Gynogenesis

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Information about Gynogenesis
Education

Published on November 18, 2017

Author: navdeeppau

Source: authorstream.com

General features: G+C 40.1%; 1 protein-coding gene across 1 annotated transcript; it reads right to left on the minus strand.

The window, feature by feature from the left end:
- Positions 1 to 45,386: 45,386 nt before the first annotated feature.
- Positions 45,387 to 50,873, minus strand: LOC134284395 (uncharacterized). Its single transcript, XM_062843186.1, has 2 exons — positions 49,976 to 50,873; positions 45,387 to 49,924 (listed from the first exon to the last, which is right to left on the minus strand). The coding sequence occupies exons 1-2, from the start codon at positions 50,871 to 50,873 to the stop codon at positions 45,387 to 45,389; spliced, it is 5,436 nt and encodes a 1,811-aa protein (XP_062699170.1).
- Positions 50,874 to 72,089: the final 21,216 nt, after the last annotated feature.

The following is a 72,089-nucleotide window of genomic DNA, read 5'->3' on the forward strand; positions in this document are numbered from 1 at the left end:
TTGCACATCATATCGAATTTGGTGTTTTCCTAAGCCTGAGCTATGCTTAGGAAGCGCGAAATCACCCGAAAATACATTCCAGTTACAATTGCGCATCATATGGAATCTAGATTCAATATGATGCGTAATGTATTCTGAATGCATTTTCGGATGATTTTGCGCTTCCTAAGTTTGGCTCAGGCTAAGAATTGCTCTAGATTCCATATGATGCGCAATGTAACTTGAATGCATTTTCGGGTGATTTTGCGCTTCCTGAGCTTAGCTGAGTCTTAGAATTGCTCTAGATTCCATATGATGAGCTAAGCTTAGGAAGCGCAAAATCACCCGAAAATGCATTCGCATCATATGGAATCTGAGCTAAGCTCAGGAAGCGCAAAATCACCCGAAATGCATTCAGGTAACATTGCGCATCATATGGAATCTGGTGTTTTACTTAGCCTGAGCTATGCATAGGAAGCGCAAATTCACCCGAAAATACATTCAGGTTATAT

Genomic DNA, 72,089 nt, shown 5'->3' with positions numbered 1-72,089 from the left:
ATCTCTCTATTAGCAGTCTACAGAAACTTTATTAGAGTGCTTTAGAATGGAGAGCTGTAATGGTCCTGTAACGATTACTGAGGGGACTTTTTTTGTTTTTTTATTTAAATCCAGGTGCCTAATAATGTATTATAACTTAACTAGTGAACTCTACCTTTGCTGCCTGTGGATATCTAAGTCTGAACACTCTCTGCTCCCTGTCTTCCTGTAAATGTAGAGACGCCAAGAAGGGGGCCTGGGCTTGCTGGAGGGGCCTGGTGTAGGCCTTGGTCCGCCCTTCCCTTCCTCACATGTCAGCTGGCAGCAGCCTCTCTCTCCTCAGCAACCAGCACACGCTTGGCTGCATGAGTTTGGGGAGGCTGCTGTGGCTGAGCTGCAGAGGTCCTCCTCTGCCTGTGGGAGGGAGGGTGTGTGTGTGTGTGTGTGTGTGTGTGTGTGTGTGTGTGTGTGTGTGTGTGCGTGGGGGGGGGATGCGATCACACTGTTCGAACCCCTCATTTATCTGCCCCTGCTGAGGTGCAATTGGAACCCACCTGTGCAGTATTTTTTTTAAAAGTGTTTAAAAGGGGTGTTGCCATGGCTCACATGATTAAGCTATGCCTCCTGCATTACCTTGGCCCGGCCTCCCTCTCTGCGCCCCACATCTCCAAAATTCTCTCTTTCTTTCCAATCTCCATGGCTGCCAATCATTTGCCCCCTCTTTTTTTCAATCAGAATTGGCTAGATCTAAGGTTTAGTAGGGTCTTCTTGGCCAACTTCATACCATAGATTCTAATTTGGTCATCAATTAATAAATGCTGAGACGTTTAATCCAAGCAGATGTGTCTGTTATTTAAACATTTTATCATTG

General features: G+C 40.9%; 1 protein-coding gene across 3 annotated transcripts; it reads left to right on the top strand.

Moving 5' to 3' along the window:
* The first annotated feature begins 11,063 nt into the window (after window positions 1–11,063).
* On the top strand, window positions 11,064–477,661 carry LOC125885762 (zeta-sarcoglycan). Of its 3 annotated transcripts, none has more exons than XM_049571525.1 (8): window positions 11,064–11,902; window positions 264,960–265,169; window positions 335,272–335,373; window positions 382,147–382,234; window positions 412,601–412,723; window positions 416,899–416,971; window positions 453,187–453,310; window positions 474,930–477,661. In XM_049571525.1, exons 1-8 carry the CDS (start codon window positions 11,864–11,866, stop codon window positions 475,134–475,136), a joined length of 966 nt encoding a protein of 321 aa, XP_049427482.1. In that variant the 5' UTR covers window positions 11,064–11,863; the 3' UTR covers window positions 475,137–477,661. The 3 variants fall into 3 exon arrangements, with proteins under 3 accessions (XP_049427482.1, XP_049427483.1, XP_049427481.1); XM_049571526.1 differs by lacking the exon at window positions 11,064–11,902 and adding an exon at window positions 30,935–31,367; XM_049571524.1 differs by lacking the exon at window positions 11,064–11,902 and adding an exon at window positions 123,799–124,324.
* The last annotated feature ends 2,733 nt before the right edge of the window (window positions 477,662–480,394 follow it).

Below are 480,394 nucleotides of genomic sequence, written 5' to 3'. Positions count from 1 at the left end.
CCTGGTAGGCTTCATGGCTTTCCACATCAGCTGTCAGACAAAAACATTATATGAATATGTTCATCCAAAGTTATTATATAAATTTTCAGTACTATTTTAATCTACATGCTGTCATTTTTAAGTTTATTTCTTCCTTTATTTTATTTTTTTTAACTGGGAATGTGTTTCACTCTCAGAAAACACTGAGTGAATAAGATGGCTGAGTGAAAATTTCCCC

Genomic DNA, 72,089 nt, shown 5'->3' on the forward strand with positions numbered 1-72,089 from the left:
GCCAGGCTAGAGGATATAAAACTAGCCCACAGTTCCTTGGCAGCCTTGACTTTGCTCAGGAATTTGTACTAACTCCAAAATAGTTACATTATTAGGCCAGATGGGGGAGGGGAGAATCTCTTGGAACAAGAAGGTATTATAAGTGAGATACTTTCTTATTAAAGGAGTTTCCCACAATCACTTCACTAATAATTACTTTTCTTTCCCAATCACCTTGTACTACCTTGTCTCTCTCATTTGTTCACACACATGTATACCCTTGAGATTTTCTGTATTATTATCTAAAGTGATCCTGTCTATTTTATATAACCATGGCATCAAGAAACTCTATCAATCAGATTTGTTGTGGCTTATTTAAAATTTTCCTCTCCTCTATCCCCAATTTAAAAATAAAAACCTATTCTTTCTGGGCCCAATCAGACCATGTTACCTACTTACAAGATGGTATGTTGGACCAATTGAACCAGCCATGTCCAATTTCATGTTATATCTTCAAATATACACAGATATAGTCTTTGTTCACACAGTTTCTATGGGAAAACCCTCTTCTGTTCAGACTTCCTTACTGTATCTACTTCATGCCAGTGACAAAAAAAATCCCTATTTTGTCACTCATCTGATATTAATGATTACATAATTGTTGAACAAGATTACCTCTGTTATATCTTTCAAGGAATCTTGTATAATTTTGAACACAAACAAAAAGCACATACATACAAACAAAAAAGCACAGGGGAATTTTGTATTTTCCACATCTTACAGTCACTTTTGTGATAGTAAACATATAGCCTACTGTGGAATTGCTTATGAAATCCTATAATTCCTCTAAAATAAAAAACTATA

Gynogenesis: Gynogenesis Submitted To : Submitted By : Dr Navdeep Singh Jamwal Kartik Kumar Roll No. 17 7 th sem Slide2: Gynogenesis: Haploid plants can be developed from ovary or ovule cultures. It is possible to trigger female gametophytes (megaspores) of angiosperms to develop into a sporophyte. The plants so produced are referred to as gynogenic haploids. Gynogenic haploids were first developed by San Noem (1976) from the ovary cultures of Hordeum vulgare . This technique was later applied for raising haploid plants of rice, wheat, maize, sunflower, sugar beet and tobacco. In vitro culture of un-pollinated ovaries (or ovules) is usually employed when the anther cultures give .unsatisfactory results for the production of haploid plants. The procedure for gynogenic haploid production is briefly described. The flower buds are excised 24-48 hr. prior to anthesis from un-pollinated ovaries. After removal of calyx, corolla and stamens, the ovaries (see Fig. 45.3) are subjected to surface sterilization. The ovary, with a cut end at the distal part of pedicel, is inserted in the solid culture medium. Whenever a liquid medium is used, the ovaries are placed on a filter paper or allowed to float over the medium with pedicel inserted through filter paper. The commonly used media are MS, White’s, N6 and Nitsch, supplemented growth factors. Production of gynogenic haploids is particularly useful in plants with male sterile genotype. For such plant species, this technique is superior to another culture technique.: Whenever a liquid medium is used, the ovaries are placed on a filter paper or allowed to float over the medium with pedicel inserted through filter paper. The commonly used media are MS, White’s, N6 and Nitsch , supplemented growth factors. Production of gynogenic haploids is particularly useful in plants with male sterile genotype. For such plant species, this technique is superior to another culture technique . Limitations of Gynogenesis: In practice, production of haploid plants by ovary/ ovule cultures is not used as frequently as anther/ pollen cultures in crop improvement programmes. The major limitations of gynogenesis are listed: 1. The dissection of unfertilized ovaries and ovules is rather difficult. 2. The presence of only one ovary per flower is another disadvantage. In contrast, there are a large number of microspores in one another. However, the future of gynogenesis may be more promising with improved and refined methods. : Limitations of Gynogenesis : In practice, production of haploid plants by ovary/ ovule cultures is not used as frequently as anther/ pollen cultures in crop improvement programmes. The major limitations of gynogenesis are listed: 1. The dissection of unfertilized ovaries and ovules is rather difficult. 2. The presence of only one ovary per flower is another disadvantage. In contrast, there are a large number of microspores in one another. However, the future of gynogenesis may be more promising with improved and refined methods. Identification of Haploids: Two approaches based on morphology and genetics are commonly used to detect or identify haploids. Morphological Approach: The vegetative and floral parts and the cell sizes of haploid plants are relatively reduced when compared to diploid plants. By this way haploids can be detected in a population of diploids. Morphological approach, however, is not as effective as genetic approach. : Identification of Haploids: Two approaches based on morphology and genetics are commonly used to detect or identify haploids. Morphological Approach : The vegetative and floral parts and the cell sizes of haploid plants are relatively reduced when compared to diploid plants. By this way haploids can be detected in a population of diploids. Morphological approach, however, is not as effective as genetic approach . Slide6: Genetic Approach: Genetic markers are widely used for the specific identification of haploids. Several markers are in use. i. ‘a 1 ‘ marker for brown coloured aleurone. ii. ‘A’ marker for purple colour. iii. ‘Lg’ marker for ligule less character. The above markers have been used for the development of haploids of maize. It may be noted that for the detection of androgenic haploids, the dominant gene marker should be present in the female plant. Slide7: Thank You

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